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Vet Surg. 2012 Apr;41(3):328-35. doi: 10.1111/j.1532-950X.2012.00976.x. Epub 2012 Mar 1.

Evaluation of osteoarthritis in cats: novel information from a pilot study.

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  • 1Groupe de Recherche en Pharmacologie Animale du Québec (GREPAQ), Faculté de Médecine Vétérinaire, Université de Montréal, Saint-Hyacinthe, Québec, Canada.

Abstract

OBJECTIVE:

To describe structural changes associated with osteoarthritis (OA) in cats and to quantify OA-associated disability using functional evaluations.

STUDY DESIGN:

Cross-sectional pilot study with longitudinal data.

ANIMALS:

Normal cats (n = 2) and coxofemoral joint OA cats (n = 4) were evaluated by physical examination, radiography, and magnetic resonance imaging (MRI).

METHODS:

Structural changes related to OA were scored using computed radiographs (CR) and MRI. Functional evaluation consisted of podobarometric gait analyses performed using a pressure-sensitive mattress and motor activity assessments using collar-attached, accelerometer-based activity sensors.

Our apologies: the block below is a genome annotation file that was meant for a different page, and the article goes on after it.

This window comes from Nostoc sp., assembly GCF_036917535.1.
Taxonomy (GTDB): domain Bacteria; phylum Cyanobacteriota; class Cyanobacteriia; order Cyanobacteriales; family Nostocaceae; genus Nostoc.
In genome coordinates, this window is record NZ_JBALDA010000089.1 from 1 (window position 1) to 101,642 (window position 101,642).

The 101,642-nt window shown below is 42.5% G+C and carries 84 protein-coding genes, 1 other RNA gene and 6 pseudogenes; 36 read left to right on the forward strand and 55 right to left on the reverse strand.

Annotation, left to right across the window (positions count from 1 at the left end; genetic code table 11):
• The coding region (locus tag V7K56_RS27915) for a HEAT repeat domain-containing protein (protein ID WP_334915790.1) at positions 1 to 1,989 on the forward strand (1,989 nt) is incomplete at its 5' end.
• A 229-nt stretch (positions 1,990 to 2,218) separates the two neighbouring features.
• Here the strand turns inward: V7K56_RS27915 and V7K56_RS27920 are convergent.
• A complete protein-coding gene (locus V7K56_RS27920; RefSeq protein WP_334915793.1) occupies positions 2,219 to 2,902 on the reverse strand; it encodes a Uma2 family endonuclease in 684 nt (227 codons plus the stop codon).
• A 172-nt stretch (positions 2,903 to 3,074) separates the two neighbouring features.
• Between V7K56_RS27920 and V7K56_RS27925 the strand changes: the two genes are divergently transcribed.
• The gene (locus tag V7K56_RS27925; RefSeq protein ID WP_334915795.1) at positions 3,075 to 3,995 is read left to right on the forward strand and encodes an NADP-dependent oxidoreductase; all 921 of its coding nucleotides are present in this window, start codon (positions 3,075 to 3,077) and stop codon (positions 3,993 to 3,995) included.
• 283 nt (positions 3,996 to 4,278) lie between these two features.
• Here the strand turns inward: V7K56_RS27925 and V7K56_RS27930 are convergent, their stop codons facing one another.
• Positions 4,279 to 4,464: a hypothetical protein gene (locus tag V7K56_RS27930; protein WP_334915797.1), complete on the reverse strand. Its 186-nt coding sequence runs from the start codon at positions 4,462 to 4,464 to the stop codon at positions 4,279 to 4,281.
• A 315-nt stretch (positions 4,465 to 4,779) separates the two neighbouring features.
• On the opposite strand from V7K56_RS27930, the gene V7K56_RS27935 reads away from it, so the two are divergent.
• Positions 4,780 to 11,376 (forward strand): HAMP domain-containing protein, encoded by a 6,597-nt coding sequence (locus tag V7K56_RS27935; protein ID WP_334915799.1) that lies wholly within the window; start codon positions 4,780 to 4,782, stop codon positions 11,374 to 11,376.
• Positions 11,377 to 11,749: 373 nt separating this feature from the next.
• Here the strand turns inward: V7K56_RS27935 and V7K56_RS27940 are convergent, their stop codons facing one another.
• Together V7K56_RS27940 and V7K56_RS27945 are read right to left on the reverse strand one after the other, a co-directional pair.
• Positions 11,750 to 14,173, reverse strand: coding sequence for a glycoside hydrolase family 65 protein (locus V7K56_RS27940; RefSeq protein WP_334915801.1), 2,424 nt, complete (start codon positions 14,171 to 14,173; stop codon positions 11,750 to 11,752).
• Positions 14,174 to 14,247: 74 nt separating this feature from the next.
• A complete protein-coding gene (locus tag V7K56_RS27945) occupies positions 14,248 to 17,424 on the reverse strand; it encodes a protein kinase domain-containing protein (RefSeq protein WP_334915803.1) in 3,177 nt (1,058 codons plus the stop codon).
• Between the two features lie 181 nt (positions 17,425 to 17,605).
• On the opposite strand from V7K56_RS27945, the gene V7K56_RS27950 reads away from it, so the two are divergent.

RESULTS:

Structural scores for the coxofemoral joint OA-related lesions were lower in normal cats than OA cats for MRI (P = .07). Use of MRI allowed for whole-organ assessment of the coxofemoral joint. Pelvic limb peak vertical ground reaction force (PVF) was higher in normal cats than OA cats (P = .10). During the night, motor activity was greater in normal cats than OA cats (P = .04). PVF was positively correlated with mean motor activity (Spearman coefficient [Rho] = 0.83, P = .04) and negatively correlated with age and MRI structural score (Rho = -0.93 and -0.79, P < .01 and .06, respectively).

CONCLUSIONS:

This study provides the first description of OA-related lesions in cats using MRI. Gait analysis and accelerometry should be considered as objective tools to characterize OA-associated disability, although these assessments were weakly correlated with structural changes.

© Copyright 2012 by The American College of Veterinary Surgeons.

[PubMed - indexed for MEDLINE]
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